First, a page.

“Invalid.” My blood ran cold.
My debit card: “Invalid!”
I shot a panicked glance around the desolate gas station. Beyond that, I could see all two lanes of the highway. Empty.
My heart dropped out of my chest. I turned to look at my car.
My reflection stared back at me from the car window. There were no easy answers in that empty gaze.
As I climbed back into the warmth of my car I heard a rumble. Against all odds, a steel grey truck crested the small hill and turned into the gas station. It parked just beyond the pumps and shut off its engine with a clank.
I paused. Why…? Who does that?
An ax murderer. Probably. My mind, which had been so excited minutes ago, was happy to supply a catastrophic reason.
The wind whipped around my car for a moment.
Really? Why would he have an ax? There are no trees here. Get it together! Ask for help.
I paused. Then I tried real reason: There is no way you can make it to that town you passed further back. If he can pump here, you can give him cash for the gas. Besides, odds are it’s a local farmer.
Before I could find more reasons an ax murderer would wait for their prey, at a gas station, in the middle of no-where, I flung my car door open and strode across the gravel.
As I raised my fingers to tap against the window I breathed a sigh of relief. Inside the truck, a dark-haired girl of 4 held a tablet in her cubby, cupid hands. She giggled at the cartoons dancing across the screen.
Her father jumped at my tap. His face tightened as he cracked the window to talk to me.
Do I look like an ax murderer?
I smiled in what was hopefully a comforting, non-ax-wielding way, and asked if he could help me with the gas.
It took a minute to understand what he was trying to tell me… but, then I got it. I couldn’t use these pumps because it was some sort of co-op for members only. To make matters worse, he couldn’t use them either. My heart sunk again.
He quickly added some good news. Just over 2 miles (about 4km) back the road he’d come from there was another station in a small town. “It is good. I know. I use it.” He supplied as he relaxed.
I repeated his directions back to him once, then again, and a third time. I (understandably) didn’t trust my navigator any more. Plus, I wasn’t sure I had enough gas for another attempt after this one…There was no room for error.
With a “Thank you so much!” I left him and his daughter to wait for his wife.
The sun was nearly gone from the horizon. A blistering red light gripped the last of the golden orb in a strangle-hold. Behind that, an icy blackness smothered the sky. I feathered the gas to pull out the dirt road he’d come down.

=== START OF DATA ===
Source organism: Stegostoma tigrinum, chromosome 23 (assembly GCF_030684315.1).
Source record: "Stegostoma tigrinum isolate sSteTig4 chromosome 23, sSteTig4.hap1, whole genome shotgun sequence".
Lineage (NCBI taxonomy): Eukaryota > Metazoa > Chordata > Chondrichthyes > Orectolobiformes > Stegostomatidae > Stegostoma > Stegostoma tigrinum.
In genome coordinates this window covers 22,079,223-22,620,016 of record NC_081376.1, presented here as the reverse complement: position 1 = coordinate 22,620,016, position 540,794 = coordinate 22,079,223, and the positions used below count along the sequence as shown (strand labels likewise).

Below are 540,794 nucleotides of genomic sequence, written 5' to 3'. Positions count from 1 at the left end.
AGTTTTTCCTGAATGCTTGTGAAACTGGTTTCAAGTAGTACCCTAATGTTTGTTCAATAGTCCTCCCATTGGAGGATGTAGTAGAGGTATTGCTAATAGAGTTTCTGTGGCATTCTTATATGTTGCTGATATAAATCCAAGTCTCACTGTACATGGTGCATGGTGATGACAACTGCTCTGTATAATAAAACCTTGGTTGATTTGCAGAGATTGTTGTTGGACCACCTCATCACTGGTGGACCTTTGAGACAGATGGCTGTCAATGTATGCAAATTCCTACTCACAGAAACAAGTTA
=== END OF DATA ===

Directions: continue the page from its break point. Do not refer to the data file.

4 kilometers. It will be on the left.
3 kilometers. After the warehouse.
2 kilometers. Look for the tank.
It took an eternity.
Then, just as the sun succumbed to the red of night, I saw it! A small collection of buildings right where they were supposed to be.
The gas station: a single tank. The pumps: older than me. And the ATM machine looked unnervingly like the co-op’s.
There was no attendant in sight.
I gritted my teeth and attempted my card: “Invalid.” A thousand options spun through my mind like a firestorm.
Attempt to find another gas station. Rejected.
Walk back to the highway and flag down a trucker. The gloom gathered around me. A long shot.
Knock on one of these doors. I looked at the mobile homes around me. Risky? Yes. Best plan? Probably. Text family as backup. The cautious side of me warned.
I pushed my card into the slot: “Processing!”
Relief flooded through me in a rush of warmth as “Approved” lit up the screen.
While the gas pumped into my tank I leaned back against the car. The last of the warm, red sunset faded into the soft orange, pink, and happy blue of dusk.
As I climbed into my car, that same steel truck turned the corner. It slowed and I waved to the family. The father waved back before continuing on his way.
Once I got back on the highway I vowed to never again wait so long to fill up when driving across the Canadian prairies.
Here’s a picture from the exact moment I leaned back to take in the last of the sunset.
I found out later that the gas stations along Highway 7 often close early. Sometimes before 8 PM! Plus, since most of the pumps need an attendant, they usually shut down whenever the owner decides to get lunch that day.
Without a doubt, I was incredibly lucky to find a pump that didn’t need an attendant.
If you’re ever out that way… Remember: Always keep your tank at least half-full!